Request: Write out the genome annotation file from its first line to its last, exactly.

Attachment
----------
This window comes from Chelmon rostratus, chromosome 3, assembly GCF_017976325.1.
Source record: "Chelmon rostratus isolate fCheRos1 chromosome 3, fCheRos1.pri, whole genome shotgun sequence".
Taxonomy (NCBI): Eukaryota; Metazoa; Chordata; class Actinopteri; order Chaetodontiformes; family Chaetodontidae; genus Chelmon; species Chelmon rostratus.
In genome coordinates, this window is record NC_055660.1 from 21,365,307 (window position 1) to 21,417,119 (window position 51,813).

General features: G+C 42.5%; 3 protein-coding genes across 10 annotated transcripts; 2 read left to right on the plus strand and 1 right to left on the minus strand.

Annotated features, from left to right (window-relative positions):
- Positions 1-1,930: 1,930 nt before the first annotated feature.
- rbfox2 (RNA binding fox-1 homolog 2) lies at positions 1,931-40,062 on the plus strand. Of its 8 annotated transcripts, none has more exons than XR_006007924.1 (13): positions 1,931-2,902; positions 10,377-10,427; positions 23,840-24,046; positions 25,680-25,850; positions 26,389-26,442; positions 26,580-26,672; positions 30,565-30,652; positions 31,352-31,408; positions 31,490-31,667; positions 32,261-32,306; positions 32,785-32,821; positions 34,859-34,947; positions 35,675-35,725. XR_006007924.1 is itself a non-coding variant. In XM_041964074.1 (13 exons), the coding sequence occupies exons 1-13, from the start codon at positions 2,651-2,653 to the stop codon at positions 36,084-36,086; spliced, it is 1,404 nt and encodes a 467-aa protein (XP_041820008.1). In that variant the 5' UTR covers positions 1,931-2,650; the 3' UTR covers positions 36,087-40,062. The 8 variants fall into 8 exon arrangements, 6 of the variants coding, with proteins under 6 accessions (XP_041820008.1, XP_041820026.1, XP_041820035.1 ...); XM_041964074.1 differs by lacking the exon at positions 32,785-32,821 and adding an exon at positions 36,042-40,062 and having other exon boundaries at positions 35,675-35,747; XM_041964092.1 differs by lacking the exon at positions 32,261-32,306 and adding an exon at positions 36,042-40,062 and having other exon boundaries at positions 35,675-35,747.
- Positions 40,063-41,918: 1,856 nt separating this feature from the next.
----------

This window comes from Chelmon rostratus, chromosome 3, assembly GCF_017976325.1.
Source record: "Chelmon rostratus isolate fCheRos1 chromosome 3, fCheRos1.pri, whole genome shotgun sequence".
Taxonomy (NCBI): Eukaryota; Metazoa; Chordata; class Actinopteri; order Chaetodontiformes; family Chaetodontidae; genus Chelmon; species Chelmon rostratus.
In genome coordinates, this window is record NC_055660.1 from 21,365,307 (window position 1) to 21,417,119 (window position 51,813).

General features: G+C 42.5%; 3 protein-coding genes across 10 annotated transcripts; 2 read left to right on the plus strand and 1 right to left on the minus strand.

Annotated features, from left to right (window-relative positions):
- Positions 1-1,930: 1,930 nt before the first annotated feature.
- rbfox2 (RNA binding fox-1 homolog 2) lies at positions 1,931-40,062 on the plus strand. Of its 8 annotated transcripts, none has more exons than XR_006007924.1 (13): positions 1,931-2,902; positions 10,377-10,427; positions 23,840-24,046; positions 25,680-25,850; positions 26,389-26,442; positions 26,580-26,672; positions 30,565-30,652; positions 31,352-31,408; positions 31,490-31,667; positions 32,261-32,306; positions 32,785-32,821; positions 34,859-34,947; positions 35,675-35,725. XR_006007924.1 is itself a non-coding variant. In XM_041964074.1 (13 exons), the coding sequence occupies exons 1-13, from the start codon at positions 2,651-2,653 to the stop codon at positions 36,084-36,086; spliced, it is 1,404 nt and encodes a 467-aa protein (XP_041820008.1). In that variant the 5' UTR covers positions 1,931-2,650; the 3' UTR covers positions 36,087-40,062. The 8 variants fall into 8 exon arrangements, 6 of the variants coding, with proteins under 6 accessions (XP_041820008.1, XP_041820026.1, XP_041820035.1 ...); XM_041964074.1 differs by lacking the exon at positions 32,785-32,821 and adding an exon at positions 36,042-40,062 and having other exon boundaries at positions 35,675-35,747; XM_041964092.1 differs by lacking the exon at positions 32,261-32,306 and adding an exon at positions 36,042-40,062 and having other exon boundaries at positions 35,675-35,747.
- Positions 40,063-41,918: 1,856 nt separating this feature from the next.